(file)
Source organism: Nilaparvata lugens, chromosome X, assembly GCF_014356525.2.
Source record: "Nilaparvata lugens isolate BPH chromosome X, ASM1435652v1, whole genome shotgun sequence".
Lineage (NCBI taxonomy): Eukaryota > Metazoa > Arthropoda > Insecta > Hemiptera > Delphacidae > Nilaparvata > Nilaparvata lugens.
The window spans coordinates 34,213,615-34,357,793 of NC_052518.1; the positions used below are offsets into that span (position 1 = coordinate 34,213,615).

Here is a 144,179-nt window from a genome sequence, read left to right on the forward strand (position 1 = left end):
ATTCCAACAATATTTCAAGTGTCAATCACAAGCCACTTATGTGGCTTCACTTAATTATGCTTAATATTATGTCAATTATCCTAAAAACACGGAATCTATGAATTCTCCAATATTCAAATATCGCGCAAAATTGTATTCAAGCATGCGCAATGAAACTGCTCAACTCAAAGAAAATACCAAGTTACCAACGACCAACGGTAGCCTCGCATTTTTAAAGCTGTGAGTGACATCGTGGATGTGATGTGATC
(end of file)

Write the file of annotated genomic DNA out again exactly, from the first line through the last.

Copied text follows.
Source organism: Nilaparvata lugens, chromosome X, assembly GCF_014356525.2.
Source record: "Nilaparvata lugens isolate BPH chromosome X, ASM1435652v1, whole genome shotgun sequence".
Lineage (NCBI taxonomy): Eukaryota > Metazoa > Arthropoda > Insecta > Hemiptera > Delphacidae > Nilaparvata > Nilaparvata lugens.
The window spans coordinates 34,213,615-34,357,793 of NC_052518.1; the positions used below are offsets into that span (position 1 = coordinate 34,213,615).

Here is a 144,179-nt window from a genome sequence, read left to right on the forward strand (position 1 = left end):
ATTCCAACAATATTTCAAGTGTCAATCACAAGCCACTTATGTGGCTTCACTTAATTATGCTTAATATTATGTCAATTATCCTAAAAACACGGAATCTATGAATTCTCCAATATTCAAATATCGCGCAAAATTGTATTCAAGCATGCGCAATGAAACTGCTCAACTCAAAGAAAATACCAAGTTACCAACGACCAACGGTAGCCTCGCATTTTTAAAGCTGTGAGTGACATCGTGGATGTGATGTGATC